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By Don Ladores and Luis Magisa
EXE is the official executable file format used for Windows to signify that they only run on Windows platforms, and to serve as a security feature. By default, attempting to run an EXE file on a Mac or Linux OS will only show an error notification.
However, we found EXE files in the wild delivering a malicious payload that overrides Mac’s built-in protection mechanisms such as Gatekeeper. This routine evades Gatekeeper because EXE is not checked by this software, bypassing the code signature check and verification since the technology only checks native Mac files. While no specific attack pattern is seen, our telemetry showed the highest numbers for infections to be in the United Kingdom, Australia, Armenia, Luxembourg, South Africa and the United States.
The sample we examined is an installer of a popular firewall app for Mac and Windows called Little Snitch, available for download from various torrent websites. Names of the .NET compiled Windows executable are as follows:
When the downloaded .ZIP file is extracted, it contains a .DMG file hosting the installer for Little Snitch.
Figure 1. Sample of file contained from extracted Windows executable.
Figure 2. Installer of Little Snitch contained in the .DMG sample we analyzed.
Inspecting the installer contents, we found the unusual presence of the .EXE file bundled inside the app, verified to be a Windows executable responsible for the malicious payload.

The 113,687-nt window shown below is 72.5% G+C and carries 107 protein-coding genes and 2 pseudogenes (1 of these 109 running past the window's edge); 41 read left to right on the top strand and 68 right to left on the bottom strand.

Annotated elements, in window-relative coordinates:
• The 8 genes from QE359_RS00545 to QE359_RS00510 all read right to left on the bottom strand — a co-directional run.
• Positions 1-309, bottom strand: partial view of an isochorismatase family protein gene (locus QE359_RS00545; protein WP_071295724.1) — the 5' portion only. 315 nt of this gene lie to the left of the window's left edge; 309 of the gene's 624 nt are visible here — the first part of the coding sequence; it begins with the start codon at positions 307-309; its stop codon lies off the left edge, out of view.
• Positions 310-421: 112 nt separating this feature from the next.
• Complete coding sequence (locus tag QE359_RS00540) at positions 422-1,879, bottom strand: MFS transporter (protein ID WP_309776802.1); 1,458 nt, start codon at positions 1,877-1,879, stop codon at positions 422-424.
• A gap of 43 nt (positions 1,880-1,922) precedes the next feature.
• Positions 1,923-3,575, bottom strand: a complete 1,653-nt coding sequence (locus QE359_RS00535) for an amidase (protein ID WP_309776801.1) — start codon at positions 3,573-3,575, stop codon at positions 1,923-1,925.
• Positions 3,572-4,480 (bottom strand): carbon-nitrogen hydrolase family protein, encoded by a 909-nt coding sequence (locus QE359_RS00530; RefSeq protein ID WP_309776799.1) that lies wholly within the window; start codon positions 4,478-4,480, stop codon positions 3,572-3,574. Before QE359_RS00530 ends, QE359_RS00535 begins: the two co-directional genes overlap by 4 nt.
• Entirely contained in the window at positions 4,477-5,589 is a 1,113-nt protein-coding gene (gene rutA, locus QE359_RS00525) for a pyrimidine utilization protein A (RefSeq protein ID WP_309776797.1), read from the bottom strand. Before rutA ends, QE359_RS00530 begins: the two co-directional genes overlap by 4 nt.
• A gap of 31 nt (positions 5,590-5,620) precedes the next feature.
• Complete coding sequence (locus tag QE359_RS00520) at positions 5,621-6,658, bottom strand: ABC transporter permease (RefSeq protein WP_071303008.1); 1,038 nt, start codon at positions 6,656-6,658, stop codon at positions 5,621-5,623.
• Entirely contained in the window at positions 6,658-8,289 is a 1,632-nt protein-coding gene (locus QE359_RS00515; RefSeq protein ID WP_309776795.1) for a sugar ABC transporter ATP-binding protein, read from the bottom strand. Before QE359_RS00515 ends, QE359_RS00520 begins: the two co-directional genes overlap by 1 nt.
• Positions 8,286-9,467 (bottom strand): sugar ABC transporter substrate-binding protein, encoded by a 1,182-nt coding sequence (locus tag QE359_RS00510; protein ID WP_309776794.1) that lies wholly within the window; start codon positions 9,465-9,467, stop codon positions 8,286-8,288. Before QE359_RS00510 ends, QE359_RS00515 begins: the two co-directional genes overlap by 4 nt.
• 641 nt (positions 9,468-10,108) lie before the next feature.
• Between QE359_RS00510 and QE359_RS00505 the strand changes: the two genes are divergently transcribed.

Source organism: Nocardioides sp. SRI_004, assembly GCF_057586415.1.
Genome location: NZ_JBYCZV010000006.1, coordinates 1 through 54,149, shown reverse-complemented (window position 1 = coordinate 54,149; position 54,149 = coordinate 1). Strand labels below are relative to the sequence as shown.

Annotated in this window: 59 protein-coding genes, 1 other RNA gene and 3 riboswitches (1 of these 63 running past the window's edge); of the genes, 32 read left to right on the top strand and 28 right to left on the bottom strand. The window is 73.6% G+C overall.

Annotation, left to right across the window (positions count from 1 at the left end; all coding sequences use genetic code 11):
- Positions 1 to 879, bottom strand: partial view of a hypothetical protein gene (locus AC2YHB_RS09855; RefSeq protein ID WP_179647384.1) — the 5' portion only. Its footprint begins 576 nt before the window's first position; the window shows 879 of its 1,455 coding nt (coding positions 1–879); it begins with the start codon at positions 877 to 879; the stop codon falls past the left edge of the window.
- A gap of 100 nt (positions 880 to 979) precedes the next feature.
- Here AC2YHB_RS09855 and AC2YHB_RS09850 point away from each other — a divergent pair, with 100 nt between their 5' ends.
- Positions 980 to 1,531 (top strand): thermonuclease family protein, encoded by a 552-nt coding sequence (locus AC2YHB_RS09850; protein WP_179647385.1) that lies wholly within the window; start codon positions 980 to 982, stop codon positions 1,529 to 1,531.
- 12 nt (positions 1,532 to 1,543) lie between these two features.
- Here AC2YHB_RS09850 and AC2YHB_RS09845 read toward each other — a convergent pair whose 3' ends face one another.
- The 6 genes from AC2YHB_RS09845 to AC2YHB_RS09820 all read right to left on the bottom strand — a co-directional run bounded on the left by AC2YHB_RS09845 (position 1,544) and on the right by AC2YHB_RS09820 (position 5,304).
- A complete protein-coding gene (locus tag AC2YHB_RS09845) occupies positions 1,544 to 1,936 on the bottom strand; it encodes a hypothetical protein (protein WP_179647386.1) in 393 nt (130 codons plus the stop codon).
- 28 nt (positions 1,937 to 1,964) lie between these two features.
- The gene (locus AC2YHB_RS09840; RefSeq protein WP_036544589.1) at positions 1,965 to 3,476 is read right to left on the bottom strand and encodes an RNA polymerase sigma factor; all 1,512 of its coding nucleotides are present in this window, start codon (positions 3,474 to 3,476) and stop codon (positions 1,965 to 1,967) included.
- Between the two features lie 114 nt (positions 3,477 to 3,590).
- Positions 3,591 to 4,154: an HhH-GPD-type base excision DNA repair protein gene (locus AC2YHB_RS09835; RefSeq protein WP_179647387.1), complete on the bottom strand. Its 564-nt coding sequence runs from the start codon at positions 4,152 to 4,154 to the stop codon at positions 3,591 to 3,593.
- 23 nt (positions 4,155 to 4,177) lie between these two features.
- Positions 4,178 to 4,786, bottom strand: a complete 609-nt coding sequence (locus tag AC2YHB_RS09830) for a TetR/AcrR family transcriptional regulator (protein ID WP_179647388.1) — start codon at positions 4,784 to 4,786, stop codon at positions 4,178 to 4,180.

Figure 3. Suspicious .EXE bundled for Mac app installer.
When the installer is executed, the main file also launched the executable as it is enabled by the mono framework included in the bundle. This framework allows the execution of Microsoft .NET applications across platforms such as OSX.
Once run, the malware collects the following system information:
Under the /Application directory, the malware also scans for all the basic and installed apps and sends all the information to the C&C server:
- App Store.app
- DVD Player.app
- Font Book.app
- Image Capture.app
- Mission Control.app
- Photo Booth.app
- QuickTime Player.app
- System Preferences.app
- Time Machine.app
It downloads the following files from the Internet and saves it to the directory ~/Library/X2441139MAC/Temp/:
Figure 4. Downloaded files saved in the directory.
These .DMG files are mounted and executed as soon as they are ready, as well as displaying a PUA during execution.
Figure 5. One of the adwares downloaded posing as a popular app.
Figure 6. One of the PUAs displayed when the file is run.
This malware runs specifically to target Mac users. Attempting to run the sample in Windows displays an error notification.
Figure 7. Error notification when installer is executed in Windows.
Currently, running EXE on other platforms may have a bigger impact on non-Windows systems such as MacOS. Normally, a mono framework installed in the system is required to compile or load executables and libraries. In this case, however, the bundling of the files with the said framework becomes a workaround to bypass the systems given EXE is not a recognized binary executable by MacOS’ security features. As for the native library differences between Windows and MacOS, mono framework supports DLL mapping to support Windows-only dependencies to their MacOS counterparts.
We suspect that this specific malware can be used as an evasion technique for other attack or infection attempts to bypass some built-in safeguards such as digital certification checks since it is an unsupported binary executable in Mac systems by design. We think that the cybercriminals are still studying the development and opportunities from this malware bundled in apps and available in torrent sites, and therefore we will continue investigating how cybercriminals can use this information and routine. Users should avoid or refrain from downloading files, programs, and software from unverified sources and websites, and install a multi-layered protection for their individual and enterprise systems.
Trend Micro Solutions
The following Trend Micro products detect and block this threat:
Indicators of Compromise
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